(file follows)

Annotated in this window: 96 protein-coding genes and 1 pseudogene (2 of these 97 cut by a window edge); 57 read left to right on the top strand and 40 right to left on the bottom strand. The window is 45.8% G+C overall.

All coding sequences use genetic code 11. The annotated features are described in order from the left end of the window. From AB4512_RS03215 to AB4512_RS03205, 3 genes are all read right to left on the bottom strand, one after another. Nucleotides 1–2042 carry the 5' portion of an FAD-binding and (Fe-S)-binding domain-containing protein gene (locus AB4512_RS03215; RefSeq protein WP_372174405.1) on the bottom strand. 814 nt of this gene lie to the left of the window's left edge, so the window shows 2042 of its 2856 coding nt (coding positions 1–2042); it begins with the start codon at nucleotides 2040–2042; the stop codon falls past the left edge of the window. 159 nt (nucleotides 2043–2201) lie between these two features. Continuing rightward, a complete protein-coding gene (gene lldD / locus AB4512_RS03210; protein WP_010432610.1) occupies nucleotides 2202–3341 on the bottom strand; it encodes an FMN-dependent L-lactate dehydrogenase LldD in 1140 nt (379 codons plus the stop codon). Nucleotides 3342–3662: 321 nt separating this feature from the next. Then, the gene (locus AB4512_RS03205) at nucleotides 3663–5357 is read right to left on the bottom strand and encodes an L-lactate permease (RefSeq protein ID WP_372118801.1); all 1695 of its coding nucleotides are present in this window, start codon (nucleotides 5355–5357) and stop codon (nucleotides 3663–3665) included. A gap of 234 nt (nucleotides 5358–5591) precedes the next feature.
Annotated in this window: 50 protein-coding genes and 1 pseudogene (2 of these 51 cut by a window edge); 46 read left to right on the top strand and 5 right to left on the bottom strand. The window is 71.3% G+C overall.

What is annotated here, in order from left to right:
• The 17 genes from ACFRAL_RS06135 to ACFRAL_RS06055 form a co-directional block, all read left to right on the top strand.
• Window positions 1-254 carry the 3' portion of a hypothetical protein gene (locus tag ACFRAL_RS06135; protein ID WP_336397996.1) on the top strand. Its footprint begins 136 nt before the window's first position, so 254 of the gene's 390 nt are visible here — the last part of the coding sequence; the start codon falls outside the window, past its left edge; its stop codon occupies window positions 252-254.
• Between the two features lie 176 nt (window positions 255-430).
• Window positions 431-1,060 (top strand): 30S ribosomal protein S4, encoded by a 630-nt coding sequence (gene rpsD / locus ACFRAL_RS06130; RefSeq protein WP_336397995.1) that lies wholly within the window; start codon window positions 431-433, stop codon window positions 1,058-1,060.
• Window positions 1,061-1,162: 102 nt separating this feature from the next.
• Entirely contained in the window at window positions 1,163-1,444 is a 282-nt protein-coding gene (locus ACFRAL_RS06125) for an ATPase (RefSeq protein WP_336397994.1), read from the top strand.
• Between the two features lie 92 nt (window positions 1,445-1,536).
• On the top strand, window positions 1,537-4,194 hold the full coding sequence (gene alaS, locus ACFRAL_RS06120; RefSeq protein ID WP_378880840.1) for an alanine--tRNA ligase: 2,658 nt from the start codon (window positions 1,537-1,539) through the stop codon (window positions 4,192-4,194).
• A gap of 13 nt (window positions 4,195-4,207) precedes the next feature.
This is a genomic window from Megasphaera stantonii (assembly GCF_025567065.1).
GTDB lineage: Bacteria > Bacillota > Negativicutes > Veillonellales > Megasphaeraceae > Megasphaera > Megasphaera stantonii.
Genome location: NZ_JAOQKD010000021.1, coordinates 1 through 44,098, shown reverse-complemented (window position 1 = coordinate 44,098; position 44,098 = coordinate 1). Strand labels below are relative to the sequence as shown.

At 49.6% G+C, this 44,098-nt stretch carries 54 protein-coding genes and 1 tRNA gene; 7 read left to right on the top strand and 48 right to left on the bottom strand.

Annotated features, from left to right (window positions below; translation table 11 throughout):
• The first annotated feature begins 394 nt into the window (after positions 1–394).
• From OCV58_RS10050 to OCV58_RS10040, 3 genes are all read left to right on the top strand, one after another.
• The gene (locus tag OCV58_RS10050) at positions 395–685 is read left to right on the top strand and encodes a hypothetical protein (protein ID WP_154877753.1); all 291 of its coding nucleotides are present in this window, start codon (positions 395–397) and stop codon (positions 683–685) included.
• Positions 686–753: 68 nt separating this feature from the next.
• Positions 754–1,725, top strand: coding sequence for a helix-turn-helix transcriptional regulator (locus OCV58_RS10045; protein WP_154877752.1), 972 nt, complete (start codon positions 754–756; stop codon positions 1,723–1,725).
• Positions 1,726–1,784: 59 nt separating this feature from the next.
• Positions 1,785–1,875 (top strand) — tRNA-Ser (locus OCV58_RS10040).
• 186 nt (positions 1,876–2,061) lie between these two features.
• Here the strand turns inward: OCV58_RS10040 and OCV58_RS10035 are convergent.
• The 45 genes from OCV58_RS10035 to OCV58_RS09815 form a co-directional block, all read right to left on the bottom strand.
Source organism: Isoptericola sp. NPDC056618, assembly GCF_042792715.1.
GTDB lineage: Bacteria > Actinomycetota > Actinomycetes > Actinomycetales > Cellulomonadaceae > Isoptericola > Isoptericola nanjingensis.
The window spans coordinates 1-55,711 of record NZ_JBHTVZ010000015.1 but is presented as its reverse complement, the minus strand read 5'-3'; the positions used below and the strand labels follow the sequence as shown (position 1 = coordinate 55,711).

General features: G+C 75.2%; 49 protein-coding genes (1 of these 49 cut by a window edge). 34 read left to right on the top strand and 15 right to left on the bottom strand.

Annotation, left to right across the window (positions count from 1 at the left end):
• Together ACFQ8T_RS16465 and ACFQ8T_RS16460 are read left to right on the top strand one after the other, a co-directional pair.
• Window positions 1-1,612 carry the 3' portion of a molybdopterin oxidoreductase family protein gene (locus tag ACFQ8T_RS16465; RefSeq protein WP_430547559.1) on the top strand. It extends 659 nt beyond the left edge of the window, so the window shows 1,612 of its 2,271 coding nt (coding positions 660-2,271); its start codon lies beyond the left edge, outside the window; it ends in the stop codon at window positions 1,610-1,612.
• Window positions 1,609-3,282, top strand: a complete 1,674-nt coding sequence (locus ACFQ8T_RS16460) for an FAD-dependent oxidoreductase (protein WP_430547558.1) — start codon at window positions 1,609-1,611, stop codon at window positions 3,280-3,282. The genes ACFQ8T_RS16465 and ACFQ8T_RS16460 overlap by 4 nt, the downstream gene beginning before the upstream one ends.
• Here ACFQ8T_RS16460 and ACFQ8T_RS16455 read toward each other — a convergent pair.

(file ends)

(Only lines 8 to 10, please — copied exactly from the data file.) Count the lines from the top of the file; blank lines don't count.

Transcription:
• Window positions 431-1,060 (top strand): 30S ribosomal protein S4, encoded by a 630-nt coding sequence (gene rpsD / locus ACFRAL_RS06130; RefSeq protein WP_336397995.1) that lies wholly within the window; start codon window positions 431-433, stop codon window positions 1,058-1,060.
• Window positions 1,061-1,162: 102 nt separating this feature from the next.
• Entirely contained in the window at window positions 1,163-1,444 is a 282-nt protein-coding gene (locus ACFRAL_RS06125) for an ATPase (RefSeq protein WP_336397994.1), read from the top strand.